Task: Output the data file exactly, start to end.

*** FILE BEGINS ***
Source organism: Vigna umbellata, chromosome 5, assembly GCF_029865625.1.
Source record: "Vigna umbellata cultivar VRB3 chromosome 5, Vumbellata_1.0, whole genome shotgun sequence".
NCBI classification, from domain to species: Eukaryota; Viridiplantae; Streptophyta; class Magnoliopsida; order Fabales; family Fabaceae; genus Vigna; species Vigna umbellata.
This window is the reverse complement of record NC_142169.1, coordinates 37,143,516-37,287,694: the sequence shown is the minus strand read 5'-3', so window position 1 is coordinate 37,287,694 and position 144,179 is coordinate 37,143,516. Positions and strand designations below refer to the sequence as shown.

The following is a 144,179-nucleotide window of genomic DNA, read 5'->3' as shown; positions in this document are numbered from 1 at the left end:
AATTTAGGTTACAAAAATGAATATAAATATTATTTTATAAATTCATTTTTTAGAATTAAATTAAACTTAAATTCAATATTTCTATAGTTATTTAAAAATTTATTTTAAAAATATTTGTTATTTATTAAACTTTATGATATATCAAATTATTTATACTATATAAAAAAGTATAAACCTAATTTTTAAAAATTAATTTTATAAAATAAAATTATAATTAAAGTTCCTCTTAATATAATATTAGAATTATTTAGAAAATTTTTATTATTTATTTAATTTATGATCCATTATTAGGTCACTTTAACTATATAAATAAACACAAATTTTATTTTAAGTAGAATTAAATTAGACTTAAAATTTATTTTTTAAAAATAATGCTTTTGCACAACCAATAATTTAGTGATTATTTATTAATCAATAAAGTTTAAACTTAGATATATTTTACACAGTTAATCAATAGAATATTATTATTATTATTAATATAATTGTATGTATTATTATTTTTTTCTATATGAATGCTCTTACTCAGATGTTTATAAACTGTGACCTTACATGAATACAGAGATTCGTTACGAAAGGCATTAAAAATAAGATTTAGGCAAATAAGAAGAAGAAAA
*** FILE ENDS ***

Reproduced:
Source organism: Vigna umbellata, chromosome 5, assembly GCF_029865625.1.
Source record: "Vigna umbellata cultivar VRB3 chromosome 5, Vumbellata_1.0, whole genome shotgun sequence".
NCBI classification, from domain to species: Eukaryota; Viridiplantae; Streptophyta; class Magnoliopsida; order Fabales; family Fabaceae; genus Vigna; species Vigna umbellata.
This window is the reverse complement of record NC_142169.1, coordinates 37,143,516-37,287,694: the sequence shown is the minus strand read 5'-3', so window position 1 is coordinate 37,287,694 and position 144,179 is coordinate 37,143,516. Positions and strand designations below refer to the sequence as shown.

The following is a 144,179-nucleotide window of genomic DNA, read 5'->3' as shown; positions in this document are numbered from 1 at the left end:
AATTTAGGTTACAAAAATGAATATAAATATTATTTTATAAATTCATTTTTTAGAATTAAATTAAACTTAAATTCAATATTTCTATAGTTATTTAAAAATTTATTTTAAAAATATTTGTTATTTATTAAACTTTATGATATATCAAATTATTTATACTATATAAAAAAGTATAAACCTAATTTTTAAAAATTAATTTTATAAAATAAAATTATAATTAAAGTTCCTCTTAATATAATATTAGAATTATTTAGAAAATTTTTATTATTTATTTAATTTATGATCCATTATTAGGTCACTTTAACTATATAAATAAACACAAATTTTATTTTAAGTAGAATTAAATTAGACTTAAAATTTATTTTTTAAAAATAATGCTTTTGCACAACCAATAATTTAGTGATTATTTATTAATCAATAAAGTTTAAACTTAGATATATTTTACACAGTTAATCAATAGAATATTATTATTATTATTAATATAATTGTATGTATTATTATTTTTTTCTATATGAATGCTCTTACTCAGATGTTTATAAACTGTGACCTTACATGAATACAGAGATTCGTTACGAAAGGCATTAAAAATAAGATTTAGGCAAATAAGAAGAAGAAAA